Virginia, which always elects a new governor one year after presidential races, has long been seen as a political bellwether and both parties were anxiously watching as results poured in from across the commonwealth, eager for clues about the political landscape that will inform their upcoming campaigns. The Republican victory in Virginia, powered by robust turnout in conservative rural counties, improved support in the suburbs, and a message focused on the economy and alleged anti-white bias in school curriculum, will likely serve as a blueprint for Republicans looking to recapture the House and the Senate next year. “It’s time to hit the panic button, because the base is not motivated,” Democratic pollster Cornell Belcher said, calling the loss “catastrophic” for Democrats. In Virginia, white women swung back toward the Republican Party by 15 percentage points compared to 2020, while African American turnout was down in some key places.
Turnout will be key in next year’s election and Virginia’s results suggest the Republican base is more engaged than the Democratic one, as is often the case for the party out of power in Washington. “Youngkin’s victory in Virginia should serve as a wake-up call to Democrats everywhere that an epic wave is on the way,” said John Ashbrook, a Republican strategist who works on Senate races and is close to Senate Minority Leader Mitch McConnell. “Voters are clearly dissatisfied with the direction our country is headed and they’re prepared to exercise their right to change it.”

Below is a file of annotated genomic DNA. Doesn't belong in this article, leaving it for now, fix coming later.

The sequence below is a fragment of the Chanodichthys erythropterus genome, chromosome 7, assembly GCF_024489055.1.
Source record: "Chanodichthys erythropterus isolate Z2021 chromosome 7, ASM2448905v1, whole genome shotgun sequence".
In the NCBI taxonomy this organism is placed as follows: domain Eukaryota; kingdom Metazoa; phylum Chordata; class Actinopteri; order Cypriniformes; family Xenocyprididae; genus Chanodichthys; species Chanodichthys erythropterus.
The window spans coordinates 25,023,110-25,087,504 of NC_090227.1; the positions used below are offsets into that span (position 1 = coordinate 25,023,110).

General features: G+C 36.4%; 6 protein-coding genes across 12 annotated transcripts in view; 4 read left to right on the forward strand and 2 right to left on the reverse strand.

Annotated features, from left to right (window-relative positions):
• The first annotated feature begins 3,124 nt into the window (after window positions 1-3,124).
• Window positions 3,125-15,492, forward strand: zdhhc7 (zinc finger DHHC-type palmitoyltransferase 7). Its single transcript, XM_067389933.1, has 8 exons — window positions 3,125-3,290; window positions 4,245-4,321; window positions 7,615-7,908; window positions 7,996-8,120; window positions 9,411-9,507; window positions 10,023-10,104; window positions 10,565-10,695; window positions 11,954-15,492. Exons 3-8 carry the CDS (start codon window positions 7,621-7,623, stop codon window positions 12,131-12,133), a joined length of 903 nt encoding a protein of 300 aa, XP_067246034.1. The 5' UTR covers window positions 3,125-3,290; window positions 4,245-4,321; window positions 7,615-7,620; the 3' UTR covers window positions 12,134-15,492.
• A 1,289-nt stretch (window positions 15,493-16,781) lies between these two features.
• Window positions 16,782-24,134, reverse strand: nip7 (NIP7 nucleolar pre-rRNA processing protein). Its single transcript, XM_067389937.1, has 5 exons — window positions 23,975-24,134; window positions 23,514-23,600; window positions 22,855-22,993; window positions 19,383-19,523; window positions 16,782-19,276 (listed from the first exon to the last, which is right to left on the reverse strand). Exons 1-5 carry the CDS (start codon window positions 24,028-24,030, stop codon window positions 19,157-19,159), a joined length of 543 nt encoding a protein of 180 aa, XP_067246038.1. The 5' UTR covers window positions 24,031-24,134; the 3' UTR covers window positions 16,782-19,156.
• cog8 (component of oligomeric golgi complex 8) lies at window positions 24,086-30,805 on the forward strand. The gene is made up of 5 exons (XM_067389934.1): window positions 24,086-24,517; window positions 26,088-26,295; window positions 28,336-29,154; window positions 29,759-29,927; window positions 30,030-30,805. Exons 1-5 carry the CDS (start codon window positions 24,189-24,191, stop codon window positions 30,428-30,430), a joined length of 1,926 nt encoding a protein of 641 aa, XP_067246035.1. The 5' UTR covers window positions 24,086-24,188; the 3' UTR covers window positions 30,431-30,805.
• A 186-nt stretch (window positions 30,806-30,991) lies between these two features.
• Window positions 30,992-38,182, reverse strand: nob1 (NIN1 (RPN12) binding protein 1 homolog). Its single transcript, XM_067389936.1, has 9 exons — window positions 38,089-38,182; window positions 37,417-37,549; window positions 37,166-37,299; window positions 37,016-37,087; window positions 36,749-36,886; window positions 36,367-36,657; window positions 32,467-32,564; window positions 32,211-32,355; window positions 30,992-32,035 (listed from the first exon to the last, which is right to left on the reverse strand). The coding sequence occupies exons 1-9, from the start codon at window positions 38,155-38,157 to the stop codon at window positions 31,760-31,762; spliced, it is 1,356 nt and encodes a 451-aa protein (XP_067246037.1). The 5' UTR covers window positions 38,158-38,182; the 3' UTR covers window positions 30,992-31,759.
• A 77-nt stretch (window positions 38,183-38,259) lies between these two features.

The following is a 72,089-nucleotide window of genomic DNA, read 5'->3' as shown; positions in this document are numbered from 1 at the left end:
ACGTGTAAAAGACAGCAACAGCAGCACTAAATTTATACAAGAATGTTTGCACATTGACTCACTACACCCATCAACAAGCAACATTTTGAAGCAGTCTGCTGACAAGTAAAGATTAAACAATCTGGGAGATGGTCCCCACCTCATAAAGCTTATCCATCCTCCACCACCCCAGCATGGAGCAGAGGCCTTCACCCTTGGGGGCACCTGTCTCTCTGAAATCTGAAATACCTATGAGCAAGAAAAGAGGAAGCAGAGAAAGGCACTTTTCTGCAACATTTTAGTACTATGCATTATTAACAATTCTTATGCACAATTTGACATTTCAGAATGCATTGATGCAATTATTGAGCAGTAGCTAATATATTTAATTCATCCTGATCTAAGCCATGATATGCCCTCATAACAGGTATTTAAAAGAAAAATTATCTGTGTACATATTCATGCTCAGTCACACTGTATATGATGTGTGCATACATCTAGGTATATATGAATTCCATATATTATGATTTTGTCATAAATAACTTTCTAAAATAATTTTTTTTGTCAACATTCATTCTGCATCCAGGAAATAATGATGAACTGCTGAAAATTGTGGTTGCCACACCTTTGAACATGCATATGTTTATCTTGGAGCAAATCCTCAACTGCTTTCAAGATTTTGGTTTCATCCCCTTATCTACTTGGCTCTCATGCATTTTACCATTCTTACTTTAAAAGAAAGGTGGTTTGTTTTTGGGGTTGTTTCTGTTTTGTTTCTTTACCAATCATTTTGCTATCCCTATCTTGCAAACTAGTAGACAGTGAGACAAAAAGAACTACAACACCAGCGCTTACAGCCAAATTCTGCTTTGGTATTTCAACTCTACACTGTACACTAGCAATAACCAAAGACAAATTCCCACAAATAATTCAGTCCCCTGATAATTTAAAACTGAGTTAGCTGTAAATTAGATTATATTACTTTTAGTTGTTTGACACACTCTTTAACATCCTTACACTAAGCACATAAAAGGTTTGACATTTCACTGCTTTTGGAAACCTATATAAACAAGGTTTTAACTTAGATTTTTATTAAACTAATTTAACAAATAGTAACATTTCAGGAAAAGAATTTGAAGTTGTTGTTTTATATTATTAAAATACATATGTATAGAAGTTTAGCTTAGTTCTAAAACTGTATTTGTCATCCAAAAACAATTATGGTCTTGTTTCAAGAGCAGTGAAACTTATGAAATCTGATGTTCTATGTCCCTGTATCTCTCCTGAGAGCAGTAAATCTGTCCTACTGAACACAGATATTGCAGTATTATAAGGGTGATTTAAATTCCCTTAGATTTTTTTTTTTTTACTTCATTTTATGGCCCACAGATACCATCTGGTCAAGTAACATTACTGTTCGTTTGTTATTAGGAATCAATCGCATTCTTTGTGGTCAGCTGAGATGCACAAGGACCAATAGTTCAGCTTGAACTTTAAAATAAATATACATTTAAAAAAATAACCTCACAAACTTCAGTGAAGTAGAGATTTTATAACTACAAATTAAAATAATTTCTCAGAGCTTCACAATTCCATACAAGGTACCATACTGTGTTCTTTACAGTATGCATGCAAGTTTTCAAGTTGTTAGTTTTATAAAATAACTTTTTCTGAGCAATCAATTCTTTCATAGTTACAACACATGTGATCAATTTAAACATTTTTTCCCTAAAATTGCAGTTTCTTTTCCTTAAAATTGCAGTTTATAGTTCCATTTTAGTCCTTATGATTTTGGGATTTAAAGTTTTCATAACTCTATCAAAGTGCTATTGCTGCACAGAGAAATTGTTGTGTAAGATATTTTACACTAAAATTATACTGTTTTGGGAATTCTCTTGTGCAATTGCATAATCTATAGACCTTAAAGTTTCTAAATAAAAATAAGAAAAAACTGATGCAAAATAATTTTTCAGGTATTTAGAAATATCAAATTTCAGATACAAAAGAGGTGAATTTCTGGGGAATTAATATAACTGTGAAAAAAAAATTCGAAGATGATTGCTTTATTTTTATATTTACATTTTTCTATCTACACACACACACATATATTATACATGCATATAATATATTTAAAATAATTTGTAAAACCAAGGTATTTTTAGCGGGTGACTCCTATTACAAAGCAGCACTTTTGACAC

Virginia was one of the first former Confederate states to trend heavily towards the Republican Party beginning in the late 1940s and established a reputation as one of the best states for the Republican Party by the 1980s. Starting in the mid-2000s, however, Virginia began to trend heavily towards the Democrats due to declining Republican support in Suburban areas. For example, no Republican had won a statewide office in Virginia since 2009 and President Joe Biden defeated Donald Trump by 10 points in Virginia in the 2020 Presidential election. Moreover, Democratic Governor Ralph Northam, who is prohibited by the state Constitution from running for a second term, won by 9 percentage points in 2017. Democrats won control of the state Legislature for the first time since 1996 two years ago and pushed through an expansion of early voting rules that some analysts predicted would help the party turn out its base.